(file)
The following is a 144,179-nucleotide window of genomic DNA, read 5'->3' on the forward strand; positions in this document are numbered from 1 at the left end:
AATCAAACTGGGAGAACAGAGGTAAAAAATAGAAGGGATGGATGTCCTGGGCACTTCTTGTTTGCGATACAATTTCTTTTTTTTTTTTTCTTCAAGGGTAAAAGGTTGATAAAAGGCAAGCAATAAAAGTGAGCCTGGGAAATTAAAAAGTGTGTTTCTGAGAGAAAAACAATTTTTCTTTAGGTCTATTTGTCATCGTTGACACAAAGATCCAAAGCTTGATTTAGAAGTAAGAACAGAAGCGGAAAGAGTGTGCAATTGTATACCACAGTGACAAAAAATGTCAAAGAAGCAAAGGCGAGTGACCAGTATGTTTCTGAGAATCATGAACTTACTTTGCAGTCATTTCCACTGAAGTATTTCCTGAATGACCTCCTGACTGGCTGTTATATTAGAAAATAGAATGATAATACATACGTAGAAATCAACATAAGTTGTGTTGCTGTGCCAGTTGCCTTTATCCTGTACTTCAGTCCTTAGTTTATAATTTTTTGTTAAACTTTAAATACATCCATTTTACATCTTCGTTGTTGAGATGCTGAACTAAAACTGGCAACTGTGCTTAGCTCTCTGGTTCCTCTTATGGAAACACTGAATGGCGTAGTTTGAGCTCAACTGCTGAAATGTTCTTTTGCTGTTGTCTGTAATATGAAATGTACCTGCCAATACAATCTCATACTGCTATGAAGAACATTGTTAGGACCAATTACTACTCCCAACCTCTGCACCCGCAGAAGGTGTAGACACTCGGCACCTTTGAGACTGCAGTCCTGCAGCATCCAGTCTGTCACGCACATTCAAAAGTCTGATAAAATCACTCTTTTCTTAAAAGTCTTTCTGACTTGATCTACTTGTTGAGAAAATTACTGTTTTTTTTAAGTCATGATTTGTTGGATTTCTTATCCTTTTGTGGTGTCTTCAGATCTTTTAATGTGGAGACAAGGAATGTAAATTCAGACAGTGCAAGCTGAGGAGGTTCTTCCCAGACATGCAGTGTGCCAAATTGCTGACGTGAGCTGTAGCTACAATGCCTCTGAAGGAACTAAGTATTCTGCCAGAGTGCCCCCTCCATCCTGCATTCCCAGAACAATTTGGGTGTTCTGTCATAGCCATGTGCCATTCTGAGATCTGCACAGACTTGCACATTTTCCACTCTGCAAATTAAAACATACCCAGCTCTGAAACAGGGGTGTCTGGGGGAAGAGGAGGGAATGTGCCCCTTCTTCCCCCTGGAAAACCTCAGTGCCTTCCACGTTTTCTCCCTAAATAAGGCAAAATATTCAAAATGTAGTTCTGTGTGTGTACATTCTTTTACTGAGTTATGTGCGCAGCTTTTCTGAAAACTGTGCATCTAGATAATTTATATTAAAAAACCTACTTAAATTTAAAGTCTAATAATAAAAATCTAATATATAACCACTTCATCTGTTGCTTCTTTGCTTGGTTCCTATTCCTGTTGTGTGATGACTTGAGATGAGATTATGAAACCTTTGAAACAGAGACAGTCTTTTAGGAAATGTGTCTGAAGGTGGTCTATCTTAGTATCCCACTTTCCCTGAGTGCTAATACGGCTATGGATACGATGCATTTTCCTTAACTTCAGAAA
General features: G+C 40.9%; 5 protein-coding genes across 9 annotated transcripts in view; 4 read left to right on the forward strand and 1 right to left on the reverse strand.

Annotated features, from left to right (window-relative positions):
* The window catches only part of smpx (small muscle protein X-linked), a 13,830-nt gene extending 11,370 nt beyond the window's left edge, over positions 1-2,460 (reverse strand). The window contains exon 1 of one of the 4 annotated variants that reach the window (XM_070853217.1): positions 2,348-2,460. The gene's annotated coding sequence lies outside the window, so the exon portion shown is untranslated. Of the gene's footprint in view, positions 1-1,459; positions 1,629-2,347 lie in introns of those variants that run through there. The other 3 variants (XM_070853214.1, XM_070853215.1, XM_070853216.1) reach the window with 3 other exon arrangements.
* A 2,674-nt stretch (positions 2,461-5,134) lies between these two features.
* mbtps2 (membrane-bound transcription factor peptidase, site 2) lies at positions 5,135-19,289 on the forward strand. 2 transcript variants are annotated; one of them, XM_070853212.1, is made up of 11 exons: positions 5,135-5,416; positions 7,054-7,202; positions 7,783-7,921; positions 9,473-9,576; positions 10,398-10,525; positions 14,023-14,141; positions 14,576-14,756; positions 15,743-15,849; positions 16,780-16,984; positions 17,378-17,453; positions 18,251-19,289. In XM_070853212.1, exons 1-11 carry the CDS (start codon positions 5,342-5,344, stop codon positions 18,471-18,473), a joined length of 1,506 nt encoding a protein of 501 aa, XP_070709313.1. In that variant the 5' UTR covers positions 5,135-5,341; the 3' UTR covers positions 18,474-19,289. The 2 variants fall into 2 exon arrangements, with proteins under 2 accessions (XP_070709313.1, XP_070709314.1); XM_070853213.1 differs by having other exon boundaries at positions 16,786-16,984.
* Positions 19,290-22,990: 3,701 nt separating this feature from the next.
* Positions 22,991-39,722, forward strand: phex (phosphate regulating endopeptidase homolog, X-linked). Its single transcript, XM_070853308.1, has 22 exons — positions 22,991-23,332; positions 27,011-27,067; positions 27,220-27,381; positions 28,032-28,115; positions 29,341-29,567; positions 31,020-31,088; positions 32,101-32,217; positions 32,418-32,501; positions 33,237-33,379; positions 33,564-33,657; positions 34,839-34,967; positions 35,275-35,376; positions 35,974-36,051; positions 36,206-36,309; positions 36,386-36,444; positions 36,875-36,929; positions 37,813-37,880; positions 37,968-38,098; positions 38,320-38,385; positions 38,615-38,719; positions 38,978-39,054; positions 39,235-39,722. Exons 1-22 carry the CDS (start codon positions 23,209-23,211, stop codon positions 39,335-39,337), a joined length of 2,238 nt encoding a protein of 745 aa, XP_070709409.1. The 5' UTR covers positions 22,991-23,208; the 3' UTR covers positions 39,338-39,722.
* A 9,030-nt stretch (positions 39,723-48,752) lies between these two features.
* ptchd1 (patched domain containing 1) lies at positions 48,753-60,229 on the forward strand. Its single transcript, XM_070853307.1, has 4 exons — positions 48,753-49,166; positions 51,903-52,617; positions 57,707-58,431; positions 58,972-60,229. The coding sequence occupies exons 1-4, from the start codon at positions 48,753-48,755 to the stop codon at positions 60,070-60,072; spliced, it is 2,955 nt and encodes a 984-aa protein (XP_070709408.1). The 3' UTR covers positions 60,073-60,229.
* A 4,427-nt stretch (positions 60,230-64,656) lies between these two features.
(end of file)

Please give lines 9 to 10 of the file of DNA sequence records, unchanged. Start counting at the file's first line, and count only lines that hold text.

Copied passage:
* Positions 22,991-39,722, forward strand: phex (phosphate regulating endopeptidase homolog, X-linked). Its single transcript, XM_070853308.1, has 22 exons — positions 22,991-23,332; positions 27,011-27,067; positions 27,220-27,381; positions 28,032-28,115; positions 29,341-29,567; positions 31,020-31,088; positions 32,101-32,217; positions 32,418-32,501; positions 33,237-33,379; positions 33,564-33,657; positions 34,839-34,967; positions 35,275-35,376; positions 35,974-36,051; positions 36,206-36,309; positions 36,386-36,444; positions 36,875-36,929; positions 37,813-37,880; positions 37,968-38,098; positions 38,320-38,385; positions 38,615-38,719; positions 38,978-39,054; positions 39,235-39,722. Exons 1-22 carry the CDS (start codon positions 23,209-23,211, stop codon positions 39,335-39,337), a joined length of 2,238 nt encoding a protein of 745 aa, XP_070709409.1. The 5' UTR covers positions 22,991-23,208; the 3' UTR covers positions 39,338-39,722.
* A 9,030-nt stretch (positions 39,723-48,752) lies between these two features.